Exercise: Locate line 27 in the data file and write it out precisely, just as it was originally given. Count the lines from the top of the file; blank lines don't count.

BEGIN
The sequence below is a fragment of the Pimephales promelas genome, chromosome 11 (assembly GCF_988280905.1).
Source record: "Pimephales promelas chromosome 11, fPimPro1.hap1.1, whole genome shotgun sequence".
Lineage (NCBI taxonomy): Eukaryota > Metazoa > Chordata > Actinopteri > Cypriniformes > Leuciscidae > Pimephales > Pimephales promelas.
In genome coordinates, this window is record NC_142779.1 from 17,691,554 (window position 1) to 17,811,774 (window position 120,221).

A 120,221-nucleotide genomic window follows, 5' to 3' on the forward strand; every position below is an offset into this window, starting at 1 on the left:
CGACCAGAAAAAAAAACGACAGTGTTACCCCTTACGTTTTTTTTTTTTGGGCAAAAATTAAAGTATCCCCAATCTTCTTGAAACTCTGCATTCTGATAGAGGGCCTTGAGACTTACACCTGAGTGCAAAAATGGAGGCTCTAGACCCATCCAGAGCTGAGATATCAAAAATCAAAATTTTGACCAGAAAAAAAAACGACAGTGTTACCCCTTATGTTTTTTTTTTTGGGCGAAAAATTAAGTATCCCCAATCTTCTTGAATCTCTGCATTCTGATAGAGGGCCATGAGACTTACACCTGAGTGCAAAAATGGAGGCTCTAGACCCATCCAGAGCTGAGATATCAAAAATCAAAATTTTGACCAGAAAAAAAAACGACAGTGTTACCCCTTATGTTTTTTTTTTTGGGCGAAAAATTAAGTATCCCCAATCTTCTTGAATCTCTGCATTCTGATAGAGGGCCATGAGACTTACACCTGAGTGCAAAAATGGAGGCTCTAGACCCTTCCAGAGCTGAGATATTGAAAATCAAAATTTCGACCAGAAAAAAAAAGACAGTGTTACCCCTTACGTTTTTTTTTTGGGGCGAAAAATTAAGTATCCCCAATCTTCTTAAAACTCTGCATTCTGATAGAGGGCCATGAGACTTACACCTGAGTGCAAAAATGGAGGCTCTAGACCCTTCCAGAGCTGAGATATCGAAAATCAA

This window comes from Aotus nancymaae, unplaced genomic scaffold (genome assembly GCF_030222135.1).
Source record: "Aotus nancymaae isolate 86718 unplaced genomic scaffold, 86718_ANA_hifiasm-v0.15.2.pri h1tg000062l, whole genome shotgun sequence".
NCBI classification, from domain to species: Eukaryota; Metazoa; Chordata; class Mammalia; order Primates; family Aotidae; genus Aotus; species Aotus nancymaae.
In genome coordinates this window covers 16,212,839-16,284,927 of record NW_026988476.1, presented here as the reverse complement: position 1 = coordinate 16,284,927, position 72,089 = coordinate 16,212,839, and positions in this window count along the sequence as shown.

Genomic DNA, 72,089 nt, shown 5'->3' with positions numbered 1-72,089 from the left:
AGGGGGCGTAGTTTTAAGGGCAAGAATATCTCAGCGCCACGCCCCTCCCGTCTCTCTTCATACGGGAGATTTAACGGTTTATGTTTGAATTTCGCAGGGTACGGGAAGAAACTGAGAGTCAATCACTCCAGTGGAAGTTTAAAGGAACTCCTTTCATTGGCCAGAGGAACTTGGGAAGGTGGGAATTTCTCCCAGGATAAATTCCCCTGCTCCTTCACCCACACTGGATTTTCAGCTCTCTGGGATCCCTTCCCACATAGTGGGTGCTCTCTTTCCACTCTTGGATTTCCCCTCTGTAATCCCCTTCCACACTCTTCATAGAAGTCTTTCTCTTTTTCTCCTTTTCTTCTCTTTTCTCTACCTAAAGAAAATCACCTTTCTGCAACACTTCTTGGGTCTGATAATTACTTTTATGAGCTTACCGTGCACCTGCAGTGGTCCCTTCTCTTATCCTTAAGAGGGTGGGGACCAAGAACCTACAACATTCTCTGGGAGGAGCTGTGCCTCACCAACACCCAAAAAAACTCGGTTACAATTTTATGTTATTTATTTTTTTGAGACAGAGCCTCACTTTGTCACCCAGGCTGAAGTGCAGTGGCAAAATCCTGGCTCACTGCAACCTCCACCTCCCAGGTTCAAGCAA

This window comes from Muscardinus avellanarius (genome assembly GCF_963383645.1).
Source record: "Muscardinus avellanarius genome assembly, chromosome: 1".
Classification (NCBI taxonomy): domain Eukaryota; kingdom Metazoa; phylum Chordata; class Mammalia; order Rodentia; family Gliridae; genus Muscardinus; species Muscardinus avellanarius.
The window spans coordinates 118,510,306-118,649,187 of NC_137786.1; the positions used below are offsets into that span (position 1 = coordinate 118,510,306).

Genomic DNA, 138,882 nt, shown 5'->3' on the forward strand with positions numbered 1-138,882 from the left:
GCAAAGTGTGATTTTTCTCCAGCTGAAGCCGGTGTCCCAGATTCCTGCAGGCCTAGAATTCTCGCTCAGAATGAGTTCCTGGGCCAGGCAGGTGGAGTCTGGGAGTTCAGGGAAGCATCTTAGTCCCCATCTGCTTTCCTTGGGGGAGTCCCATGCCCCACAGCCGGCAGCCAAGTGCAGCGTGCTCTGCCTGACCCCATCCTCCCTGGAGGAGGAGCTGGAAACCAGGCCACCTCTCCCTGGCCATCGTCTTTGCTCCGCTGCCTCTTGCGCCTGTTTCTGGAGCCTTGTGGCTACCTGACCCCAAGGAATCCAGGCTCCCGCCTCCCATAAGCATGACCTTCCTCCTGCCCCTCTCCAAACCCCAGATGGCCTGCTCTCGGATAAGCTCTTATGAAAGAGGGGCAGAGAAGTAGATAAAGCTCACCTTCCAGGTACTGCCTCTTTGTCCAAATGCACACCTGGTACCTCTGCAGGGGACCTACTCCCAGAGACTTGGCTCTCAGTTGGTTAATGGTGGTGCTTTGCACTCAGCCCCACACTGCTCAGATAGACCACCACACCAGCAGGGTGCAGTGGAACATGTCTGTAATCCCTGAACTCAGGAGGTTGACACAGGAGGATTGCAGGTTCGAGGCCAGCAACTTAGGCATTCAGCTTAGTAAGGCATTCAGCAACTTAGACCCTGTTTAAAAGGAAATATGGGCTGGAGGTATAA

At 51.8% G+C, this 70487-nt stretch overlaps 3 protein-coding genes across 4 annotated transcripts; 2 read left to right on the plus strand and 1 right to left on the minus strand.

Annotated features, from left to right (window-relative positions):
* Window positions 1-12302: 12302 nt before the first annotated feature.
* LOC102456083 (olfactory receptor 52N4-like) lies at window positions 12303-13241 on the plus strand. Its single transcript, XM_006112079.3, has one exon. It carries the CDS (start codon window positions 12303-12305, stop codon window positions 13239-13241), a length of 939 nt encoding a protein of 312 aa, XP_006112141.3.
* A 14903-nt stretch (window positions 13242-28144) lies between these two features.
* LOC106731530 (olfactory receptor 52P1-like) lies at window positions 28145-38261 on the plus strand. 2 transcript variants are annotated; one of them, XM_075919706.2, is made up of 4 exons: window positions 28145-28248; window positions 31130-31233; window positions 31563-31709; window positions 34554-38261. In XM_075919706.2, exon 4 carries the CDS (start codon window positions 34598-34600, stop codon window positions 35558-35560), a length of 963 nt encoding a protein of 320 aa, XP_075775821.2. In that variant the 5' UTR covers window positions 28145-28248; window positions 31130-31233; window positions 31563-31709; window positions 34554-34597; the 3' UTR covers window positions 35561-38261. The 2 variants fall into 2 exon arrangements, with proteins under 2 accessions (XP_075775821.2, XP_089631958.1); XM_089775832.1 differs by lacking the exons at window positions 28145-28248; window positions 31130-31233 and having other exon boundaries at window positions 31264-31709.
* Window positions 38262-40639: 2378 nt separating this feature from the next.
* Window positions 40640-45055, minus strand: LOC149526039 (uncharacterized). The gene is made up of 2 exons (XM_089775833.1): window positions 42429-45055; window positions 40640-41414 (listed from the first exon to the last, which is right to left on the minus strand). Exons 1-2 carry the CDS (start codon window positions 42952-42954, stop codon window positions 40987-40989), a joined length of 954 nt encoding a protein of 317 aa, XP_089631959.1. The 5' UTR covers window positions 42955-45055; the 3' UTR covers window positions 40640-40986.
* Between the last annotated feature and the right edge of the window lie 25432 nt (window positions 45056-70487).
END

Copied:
* Between the last annotated feature and the right edge of the window lie 25432 nt (window positions 45056-70487).